URC Daily Devotion 10th December 2020

Thursday 10th December – People Look East

Eleanor Farjeon is best remembered for Morning has Broken.  She wrote this Advent carol based on a passage in Baruck (5:5-7) where the people were told to look to the East to see the people gathered in by the Lord.  A committed Christian, Farjeon used the carol to remind us to look to Christ who comes to redeem us.  

Isaiah 60: 1-5

Arise, shine; for your light has come,
    and the glory of the Lord has risen upon you.
For darkness shall cover the earth,
    and thick darkness the peoples;
but the Lord will arise upon you,
    and his glory will appear over you.
Nations shall come to your light,
    and kings to the brightness of your dawn.

Lift up your eyes and look around;
    they all gather together, they come to you;
your sons shall come from far away,
    and your daughters shall be carried on their nurses’ arms.
Then you shall see and be radiant;
    your heart shall thrill and rejoice,
because the abundance of the sea shall be brought to you,
    the wealth of the nations shall come to you.

People Look East
Eleanor Farjeon (1881-1965) © David Higham Assoc. Ltd.

You can hear the carol here

People, look east. The time is near 
Of the crowning of the year.
Make your house fair as you are able,
Trim the hearth and set the table.
People, look east and sing today:
Love, the guest, is on the way.

2. Furrows, be glad. Though earth is bare,
One more seed is planted there:
Give up your strength the seed to nourish,
That in course the flower may flourish.
People, look east and sing today:
Love, the rose, is on the way.

3. Birds, though you long have ceased to build,
Guard the nest that must be filled.
Even the hour when wings are frozen
God for fledging time has chosen.
People, look east and sing today:
Love, the bird, is on the way.

4. Stars, keep the watch. When night is dim
One more light the bowl shall brim,
Shining beyond the frosty weather,
Bright as sun and moon together.
People, look east and sing today:
Love, the star, is on the way.

5. Angels, announce with shouts of mirth
Christ who brings new life to earth.
Set every peak and valley humming
With the word, the Lord is coming.
People, look east and sing today:
Love, the Lord, is on the way.


Hear the dramatic bass solo from Handel’s Messiah which uses this Isaiah text; and listen to the antiphon ‘O radiant dawn’ (based on Isaiah 9), set to music by James McMillan. Both capture a growing rapture at the dawning of the divine presence.

Eleanor Farjeon’s lovely carol illustrates Isaiah’s directions, urging us to ‘look east’, towards our faith’s beginnings, and of course the sun’s dawning. Thereafter, the natural world is encouraged to heed the epiphany that brings light, love and fruitfulness into being. Each stanza finishes with the invitation to the singer(s) to know that love, in all its myriad forms, is about to embrace us. The final stanza envisages God’s own messengers, the angels, delivering the joyous message of Christ’s advent.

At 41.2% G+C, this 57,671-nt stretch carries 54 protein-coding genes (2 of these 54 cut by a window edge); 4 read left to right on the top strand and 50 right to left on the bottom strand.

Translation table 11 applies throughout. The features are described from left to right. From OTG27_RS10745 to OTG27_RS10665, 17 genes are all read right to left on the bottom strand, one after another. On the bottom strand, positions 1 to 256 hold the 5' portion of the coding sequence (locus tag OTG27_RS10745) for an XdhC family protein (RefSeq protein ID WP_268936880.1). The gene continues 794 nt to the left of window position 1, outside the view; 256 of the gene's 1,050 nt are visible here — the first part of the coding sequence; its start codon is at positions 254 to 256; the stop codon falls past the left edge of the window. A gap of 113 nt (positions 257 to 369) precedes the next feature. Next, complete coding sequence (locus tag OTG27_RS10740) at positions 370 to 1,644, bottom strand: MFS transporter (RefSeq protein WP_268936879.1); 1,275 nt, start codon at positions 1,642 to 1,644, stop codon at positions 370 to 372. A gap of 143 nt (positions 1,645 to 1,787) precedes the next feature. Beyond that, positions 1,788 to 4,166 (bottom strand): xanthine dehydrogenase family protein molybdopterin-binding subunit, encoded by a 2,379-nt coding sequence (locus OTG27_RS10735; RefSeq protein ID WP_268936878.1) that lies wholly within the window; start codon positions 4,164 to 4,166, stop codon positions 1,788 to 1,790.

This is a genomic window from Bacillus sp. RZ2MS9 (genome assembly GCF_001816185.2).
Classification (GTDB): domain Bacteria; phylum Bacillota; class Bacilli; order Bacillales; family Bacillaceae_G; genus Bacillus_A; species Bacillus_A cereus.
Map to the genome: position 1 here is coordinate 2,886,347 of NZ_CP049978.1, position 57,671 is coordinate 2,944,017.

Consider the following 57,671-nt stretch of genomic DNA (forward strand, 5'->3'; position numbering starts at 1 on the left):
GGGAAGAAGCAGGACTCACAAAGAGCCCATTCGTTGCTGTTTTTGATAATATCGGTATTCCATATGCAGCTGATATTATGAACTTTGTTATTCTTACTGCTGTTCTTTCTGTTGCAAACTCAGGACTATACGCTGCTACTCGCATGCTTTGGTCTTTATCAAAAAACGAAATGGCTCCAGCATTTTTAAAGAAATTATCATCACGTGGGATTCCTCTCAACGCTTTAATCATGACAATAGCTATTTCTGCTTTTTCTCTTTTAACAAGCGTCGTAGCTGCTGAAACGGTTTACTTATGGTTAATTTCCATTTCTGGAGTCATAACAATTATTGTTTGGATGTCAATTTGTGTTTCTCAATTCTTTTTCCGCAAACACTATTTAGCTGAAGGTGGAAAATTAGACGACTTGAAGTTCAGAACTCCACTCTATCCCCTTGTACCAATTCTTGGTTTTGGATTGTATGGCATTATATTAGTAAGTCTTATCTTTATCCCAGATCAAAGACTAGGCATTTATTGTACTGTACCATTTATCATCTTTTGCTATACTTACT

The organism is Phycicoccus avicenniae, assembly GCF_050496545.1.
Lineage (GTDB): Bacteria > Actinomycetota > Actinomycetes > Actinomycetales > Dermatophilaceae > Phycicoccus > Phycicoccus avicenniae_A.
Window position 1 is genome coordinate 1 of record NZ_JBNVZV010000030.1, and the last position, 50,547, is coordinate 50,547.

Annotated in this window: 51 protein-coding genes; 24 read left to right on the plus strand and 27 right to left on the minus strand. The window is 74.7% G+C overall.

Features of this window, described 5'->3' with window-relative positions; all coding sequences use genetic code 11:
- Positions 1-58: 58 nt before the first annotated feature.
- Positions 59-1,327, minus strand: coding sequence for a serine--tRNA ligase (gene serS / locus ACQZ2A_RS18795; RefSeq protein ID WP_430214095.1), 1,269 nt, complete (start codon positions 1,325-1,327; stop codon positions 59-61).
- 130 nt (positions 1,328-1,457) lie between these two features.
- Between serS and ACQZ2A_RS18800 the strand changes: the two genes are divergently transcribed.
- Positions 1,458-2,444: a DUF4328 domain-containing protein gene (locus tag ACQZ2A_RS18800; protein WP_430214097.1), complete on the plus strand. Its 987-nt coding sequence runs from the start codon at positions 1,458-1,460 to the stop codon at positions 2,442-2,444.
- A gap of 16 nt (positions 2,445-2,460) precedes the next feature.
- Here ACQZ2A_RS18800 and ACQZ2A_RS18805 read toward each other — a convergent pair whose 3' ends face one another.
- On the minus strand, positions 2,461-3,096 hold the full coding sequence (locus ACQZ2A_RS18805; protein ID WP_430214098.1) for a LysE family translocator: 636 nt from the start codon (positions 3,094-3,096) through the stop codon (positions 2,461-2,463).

For Isaiah, God’s advent brings with it the assurance of salvation for Israel. Here, there is no mention of war or the spoils of war. Rather, ‘the nations’, attracted by the splendour of God’s glory appearing, stream into Israel, and, along with her diaspora, enrich her beyond all measure. This prophetic vision is a peaceful, joyous one where adoration rather than might rules.

God appearing in radiant glory occurs a number of times in Isaiah, often in times of Israel’s distress. These visions are rooted in the belief that God will bring salvation to his people. Christians have set this reading from Isaiah 60 firmly in history, associating the divine epiphany with the coming of Christ. 
As we read Isaiah’s oracle during the season of Christmas, we are reminded that God’s promised salvation is for us too. In the coming of Christ, ‘Love, the Lord, is on the way’. The welcome we offer him, whatever our circumstances, allows hope and confidence to flood into our lives. May it ever be so.


Gracious God,
come to our troubled world,
and into our anxious lives,
reminding us that the light of life
Jesus Christ is your gift to us.
In his coming, your unconditional love
for us is made known for all time.
May this dawn upon us time and again:
that being loved, and being loving
is the way you would have us be,
till the whole world unites in your praise.

Today’s writer

The Rev’d John A Young, retired minister National Synod of Scotland, member Giffnock URC.CopyrightNew Revised Standard Version Bible: Anglicized Edition, copyright © 1989, 1995 National Council of the Churches of Christ in the United States of America. Used by permission. All rights reserved worldwide.